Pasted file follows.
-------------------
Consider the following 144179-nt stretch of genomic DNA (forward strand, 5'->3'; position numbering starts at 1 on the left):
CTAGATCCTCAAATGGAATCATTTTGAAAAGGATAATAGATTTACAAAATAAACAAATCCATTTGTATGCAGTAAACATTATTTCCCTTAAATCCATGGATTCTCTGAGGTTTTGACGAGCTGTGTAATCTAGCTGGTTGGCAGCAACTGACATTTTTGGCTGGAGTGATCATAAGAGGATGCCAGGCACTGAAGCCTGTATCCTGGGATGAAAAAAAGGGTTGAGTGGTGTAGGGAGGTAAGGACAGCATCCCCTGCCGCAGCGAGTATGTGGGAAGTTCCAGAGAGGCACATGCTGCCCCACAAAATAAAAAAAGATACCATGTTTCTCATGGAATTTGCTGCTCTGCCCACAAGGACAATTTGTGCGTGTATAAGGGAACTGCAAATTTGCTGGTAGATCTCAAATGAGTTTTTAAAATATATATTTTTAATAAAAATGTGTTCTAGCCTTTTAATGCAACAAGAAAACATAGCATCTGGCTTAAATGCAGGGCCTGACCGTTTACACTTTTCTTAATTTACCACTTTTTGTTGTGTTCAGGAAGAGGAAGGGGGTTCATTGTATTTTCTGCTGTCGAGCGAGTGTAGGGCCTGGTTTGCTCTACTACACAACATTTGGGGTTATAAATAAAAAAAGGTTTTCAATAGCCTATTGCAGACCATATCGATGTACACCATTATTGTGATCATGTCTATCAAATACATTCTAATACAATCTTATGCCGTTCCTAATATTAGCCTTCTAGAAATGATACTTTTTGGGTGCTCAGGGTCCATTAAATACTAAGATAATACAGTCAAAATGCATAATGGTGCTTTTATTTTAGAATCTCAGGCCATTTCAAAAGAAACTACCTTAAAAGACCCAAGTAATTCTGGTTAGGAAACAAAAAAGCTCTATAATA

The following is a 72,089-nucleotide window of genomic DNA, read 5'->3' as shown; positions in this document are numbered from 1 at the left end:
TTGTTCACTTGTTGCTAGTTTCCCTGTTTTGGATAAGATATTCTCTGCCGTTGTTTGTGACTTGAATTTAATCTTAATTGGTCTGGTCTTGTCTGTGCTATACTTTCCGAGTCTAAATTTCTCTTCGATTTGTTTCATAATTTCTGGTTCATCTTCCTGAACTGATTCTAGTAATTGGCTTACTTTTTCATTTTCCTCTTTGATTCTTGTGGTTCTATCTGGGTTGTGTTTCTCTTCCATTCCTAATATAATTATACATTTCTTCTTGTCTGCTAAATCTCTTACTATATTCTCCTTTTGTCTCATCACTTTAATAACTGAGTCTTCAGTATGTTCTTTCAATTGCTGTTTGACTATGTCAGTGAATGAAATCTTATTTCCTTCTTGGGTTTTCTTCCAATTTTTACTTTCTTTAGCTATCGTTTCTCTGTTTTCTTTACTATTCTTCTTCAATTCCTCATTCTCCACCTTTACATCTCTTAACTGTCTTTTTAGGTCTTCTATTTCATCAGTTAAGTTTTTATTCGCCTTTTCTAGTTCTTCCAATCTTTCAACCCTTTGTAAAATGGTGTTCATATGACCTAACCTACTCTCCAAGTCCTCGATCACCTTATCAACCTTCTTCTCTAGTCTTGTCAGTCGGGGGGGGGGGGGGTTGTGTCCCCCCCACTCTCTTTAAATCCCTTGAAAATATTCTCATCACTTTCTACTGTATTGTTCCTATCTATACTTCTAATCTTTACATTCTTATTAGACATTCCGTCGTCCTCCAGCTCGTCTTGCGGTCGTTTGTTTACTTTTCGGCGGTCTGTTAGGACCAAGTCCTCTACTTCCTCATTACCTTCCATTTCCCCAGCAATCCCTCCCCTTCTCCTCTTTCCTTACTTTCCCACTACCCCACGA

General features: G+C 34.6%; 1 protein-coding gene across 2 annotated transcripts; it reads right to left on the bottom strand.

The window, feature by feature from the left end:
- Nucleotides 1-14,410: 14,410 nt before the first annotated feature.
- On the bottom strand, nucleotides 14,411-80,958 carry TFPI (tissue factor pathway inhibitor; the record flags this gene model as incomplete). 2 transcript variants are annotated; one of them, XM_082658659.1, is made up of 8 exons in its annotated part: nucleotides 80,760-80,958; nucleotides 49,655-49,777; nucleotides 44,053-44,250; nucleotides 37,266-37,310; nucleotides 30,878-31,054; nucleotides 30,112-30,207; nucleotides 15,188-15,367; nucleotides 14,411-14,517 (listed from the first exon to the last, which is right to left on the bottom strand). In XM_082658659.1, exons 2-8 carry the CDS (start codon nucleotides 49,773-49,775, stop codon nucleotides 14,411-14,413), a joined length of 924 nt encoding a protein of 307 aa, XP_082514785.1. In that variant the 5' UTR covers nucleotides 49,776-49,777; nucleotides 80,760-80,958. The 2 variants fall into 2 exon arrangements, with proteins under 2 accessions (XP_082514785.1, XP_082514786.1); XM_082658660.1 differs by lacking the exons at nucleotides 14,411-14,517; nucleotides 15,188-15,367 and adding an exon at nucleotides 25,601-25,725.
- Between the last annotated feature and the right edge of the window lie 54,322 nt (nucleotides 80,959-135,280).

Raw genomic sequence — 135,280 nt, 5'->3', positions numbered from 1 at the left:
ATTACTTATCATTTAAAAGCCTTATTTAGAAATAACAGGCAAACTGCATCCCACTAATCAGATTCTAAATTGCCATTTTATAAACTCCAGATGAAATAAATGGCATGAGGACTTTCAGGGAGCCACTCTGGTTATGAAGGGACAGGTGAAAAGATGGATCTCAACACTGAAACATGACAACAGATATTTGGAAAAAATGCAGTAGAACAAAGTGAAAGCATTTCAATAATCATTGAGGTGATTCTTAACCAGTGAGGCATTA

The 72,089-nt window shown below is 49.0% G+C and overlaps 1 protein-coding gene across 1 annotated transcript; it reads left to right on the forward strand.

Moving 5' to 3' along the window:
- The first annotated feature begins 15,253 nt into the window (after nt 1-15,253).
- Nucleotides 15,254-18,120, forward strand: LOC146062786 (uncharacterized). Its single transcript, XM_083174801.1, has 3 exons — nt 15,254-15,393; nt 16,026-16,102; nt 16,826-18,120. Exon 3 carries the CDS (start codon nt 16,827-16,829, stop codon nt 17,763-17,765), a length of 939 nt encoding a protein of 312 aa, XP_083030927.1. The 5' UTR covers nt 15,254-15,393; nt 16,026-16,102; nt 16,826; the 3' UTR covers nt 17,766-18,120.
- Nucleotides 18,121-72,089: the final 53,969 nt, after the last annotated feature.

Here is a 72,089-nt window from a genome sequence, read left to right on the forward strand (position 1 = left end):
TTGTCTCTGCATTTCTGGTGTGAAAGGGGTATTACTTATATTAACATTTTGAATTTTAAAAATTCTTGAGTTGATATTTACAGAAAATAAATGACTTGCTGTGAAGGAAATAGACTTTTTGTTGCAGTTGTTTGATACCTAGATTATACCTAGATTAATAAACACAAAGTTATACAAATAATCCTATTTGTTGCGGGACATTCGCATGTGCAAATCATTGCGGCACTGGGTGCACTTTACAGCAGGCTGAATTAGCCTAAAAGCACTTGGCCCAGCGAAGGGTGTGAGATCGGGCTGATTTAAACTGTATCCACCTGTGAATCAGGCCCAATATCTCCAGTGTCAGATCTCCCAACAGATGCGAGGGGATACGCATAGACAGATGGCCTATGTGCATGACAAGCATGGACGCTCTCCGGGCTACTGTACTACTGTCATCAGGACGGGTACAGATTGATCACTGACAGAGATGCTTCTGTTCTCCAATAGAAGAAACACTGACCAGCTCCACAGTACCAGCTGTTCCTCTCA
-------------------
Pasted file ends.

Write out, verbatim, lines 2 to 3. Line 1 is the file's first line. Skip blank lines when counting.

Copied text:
CTAGATCCTCAAATGGAATCATTTTGAAAAGGATAATAGATTTACAAAATAAACAAATCCATTTGTATGCAGTAAACATTATTTCCCTTAAATCCATGGATTCTCTGAGGTTTTGACGAGCTGTGTAATCTAGCTGGTTGGCAGCAACTGACATTTTTGGCTGGAGTGATCATAAGAGGATGCCAGGCACTGAAGCCTGTATCCTGGGATGAAAAAAAGGGTTGAGTGGTGTAGGGAGGTAAGGACAGCATCCCCTGCCGCAGCGAGTATGTGGGAAGTTCCAGAGAGGCACATGCTGCCCCACAAAATAAAAAAAGATACCATGTTTCTCATGGAATTTGCTGCTCTGCCCACAAGGACAATTTGTGCGTGTATAAGGGAACTGCAAATTTGCTGGTAGATCTCAAATGAGTTTTTAAAATATATATTTTTAATAAAAATGTGTTCTAGCCTTTTAATGCAACAAGAAAACATAGCATCTGGCTTAAATGCAGGGCCTGACCGTTTACACTTTTCTTAATTTACCACTTTTTGTTGTGTTCAGGAAGAGGAAGGGGGTTCATTGTATTTTCTGCTGTCGAGCGAGTGTAGGGCCTGGTTTGCTCTACTACACAACATTTGGGGTTATAAATAAAAAAAGGTTTTCAATAGCCTATTGCAGACCATATCGATGTACACCATTATTGTGATCATGTCTATCAAATACATTCTAATACAATCTTATGCCGTTCCTAATATTAGCCTTCTAGAAATGATACTTTTTGGGTGCTCAGGGTCCATTAAATACTAAGATAATACAGTCAAAATGCATAATGGTGCTTTTATTTTAGAATCTCAGGCCATTTCAAAAGAAACTACCTTAAAAGACCCAAGTAATTCTGGTTAGGAAACAAAAAAGCTCTATAATA

The following is a 72,089-nucleotide window of genomic DNA, read 5'->3' as shown; positions in this document are numbered from 1 at the left end: